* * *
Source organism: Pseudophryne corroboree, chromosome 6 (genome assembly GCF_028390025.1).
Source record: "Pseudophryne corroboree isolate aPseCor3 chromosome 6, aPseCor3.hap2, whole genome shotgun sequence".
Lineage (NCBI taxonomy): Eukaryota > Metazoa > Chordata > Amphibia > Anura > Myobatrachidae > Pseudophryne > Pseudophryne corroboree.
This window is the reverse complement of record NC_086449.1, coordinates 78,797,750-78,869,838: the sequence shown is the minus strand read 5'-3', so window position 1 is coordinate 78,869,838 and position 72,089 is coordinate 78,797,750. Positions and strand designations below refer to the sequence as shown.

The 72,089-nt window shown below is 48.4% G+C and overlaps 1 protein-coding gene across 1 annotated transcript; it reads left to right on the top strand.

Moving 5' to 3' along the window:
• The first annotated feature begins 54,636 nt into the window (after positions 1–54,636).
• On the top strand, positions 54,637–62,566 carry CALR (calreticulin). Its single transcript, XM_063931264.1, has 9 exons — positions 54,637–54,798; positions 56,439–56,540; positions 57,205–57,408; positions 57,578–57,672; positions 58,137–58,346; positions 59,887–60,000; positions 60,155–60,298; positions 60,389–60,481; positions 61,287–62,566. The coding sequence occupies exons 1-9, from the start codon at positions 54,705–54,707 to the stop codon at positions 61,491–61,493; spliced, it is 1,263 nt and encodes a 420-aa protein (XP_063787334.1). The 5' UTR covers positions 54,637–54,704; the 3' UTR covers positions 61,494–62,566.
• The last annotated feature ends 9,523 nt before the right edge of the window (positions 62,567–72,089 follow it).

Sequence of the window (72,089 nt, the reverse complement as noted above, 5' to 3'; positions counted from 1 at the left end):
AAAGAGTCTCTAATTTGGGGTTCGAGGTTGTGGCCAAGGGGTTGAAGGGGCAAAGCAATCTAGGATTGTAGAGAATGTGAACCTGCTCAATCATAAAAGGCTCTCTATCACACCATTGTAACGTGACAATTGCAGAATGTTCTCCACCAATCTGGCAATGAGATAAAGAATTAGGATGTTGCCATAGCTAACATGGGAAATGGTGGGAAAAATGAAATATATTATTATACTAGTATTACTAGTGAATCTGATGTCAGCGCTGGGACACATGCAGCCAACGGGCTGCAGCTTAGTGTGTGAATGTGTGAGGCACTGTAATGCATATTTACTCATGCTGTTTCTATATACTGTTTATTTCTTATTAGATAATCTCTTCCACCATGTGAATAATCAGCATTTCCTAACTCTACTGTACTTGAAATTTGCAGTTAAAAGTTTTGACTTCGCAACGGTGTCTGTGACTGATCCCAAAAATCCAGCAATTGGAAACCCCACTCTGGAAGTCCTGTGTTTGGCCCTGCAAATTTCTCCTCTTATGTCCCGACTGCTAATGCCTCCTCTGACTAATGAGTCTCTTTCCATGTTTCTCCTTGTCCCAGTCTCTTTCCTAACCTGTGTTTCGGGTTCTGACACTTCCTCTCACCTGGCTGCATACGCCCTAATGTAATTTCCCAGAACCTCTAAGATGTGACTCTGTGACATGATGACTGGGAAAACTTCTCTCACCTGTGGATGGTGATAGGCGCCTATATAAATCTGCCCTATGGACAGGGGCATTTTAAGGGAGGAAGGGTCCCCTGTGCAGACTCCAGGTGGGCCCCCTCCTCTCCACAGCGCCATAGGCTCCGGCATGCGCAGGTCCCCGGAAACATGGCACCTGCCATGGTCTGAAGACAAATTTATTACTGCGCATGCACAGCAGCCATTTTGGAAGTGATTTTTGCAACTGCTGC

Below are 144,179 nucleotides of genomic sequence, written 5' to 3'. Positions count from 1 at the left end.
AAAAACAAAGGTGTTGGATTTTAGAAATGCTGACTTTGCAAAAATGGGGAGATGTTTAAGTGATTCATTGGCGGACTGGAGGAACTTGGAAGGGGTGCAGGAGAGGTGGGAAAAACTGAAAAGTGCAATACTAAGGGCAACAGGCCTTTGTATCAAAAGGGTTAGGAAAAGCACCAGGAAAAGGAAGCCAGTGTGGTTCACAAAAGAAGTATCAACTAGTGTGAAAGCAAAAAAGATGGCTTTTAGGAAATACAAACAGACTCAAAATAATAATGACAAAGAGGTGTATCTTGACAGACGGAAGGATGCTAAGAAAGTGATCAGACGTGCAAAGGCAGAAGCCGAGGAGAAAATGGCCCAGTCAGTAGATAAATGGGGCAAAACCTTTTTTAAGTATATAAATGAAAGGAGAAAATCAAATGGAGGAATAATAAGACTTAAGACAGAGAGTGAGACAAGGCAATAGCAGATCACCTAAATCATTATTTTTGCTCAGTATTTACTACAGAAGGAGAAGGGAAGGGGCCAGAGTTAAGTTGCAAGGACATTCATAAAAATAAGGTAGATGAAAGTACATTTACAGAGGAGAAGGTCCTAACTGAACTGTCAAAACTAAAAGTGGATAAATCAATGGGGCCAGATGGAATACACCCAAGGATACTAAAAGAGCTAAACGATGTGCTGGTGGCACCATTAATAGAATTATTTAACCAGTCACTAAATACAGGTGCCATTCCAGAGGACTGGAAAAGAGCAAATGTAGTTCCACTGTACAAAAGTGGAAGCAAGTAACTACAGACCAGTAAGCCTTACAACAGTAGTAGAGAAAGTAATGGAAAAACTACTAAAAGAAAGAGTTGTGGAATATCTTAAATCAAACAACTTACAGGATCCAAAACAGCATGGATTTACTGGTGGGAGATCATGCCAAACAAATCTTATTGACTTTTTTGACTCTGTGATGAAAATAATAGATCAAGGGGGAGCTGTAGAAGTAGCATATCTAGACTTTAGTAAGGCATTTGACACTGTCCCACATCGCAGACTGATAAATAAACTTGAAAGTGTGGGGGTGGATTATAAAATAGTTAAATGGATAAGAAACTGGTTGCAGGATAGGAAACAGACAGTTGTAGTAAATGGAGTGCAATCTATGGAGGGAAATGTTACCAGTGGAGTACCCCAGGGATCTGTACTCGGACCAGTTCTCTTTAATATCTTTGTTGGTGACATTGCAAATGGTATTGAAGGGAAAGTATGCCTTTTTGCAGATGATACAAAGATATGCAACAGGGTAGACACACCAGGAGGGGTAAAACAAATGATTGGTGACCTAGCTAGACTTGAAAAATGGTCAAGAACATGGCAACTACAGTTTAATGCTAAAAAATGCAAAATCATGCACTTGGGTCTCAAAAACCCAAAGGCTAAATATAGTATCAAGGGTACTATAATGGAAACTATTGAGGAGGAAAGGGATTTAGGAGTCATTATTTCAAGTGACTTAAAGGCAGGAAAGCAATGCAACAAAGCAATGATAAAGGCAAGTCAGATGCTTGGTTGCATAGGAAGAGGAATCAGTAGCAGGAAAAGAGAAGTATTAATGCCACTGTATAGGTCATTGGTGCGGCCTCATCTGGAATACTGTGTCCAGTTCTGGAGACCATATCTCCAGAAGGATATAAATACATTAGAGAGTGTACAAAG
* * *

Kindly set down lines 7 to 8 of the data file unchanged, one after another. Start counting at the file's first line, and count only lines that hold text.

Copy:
• The first annotated feature begins 54,636 nt into the window (after positions 1–54,636).
• On the top strand, positions 54,637–62,566 carry CALR (calreticulin). Its single transcript, XM_063931264.1, has 9 exons — positions 54,637–54,798; positions 56,439–56,540; positions 57,205–57,408; positions 57,578–57,672; positions 58,137–58,346; positions 59,887–60,000; positions 60,155–60,298; positions 60,389–60,481; positions 61,287–62,566. The coding sequence occupies exons 1-9, from the start codon at positions 54,705–54,707 to the stop codon at positions 61,491–61,493; spliced, it is 1,263 nt and encodes a 420-aa protein (XP_063787334.1). The 5' UTR covers positions 54,637–54,704; the 3' UTR covers positions 61,494–62,566.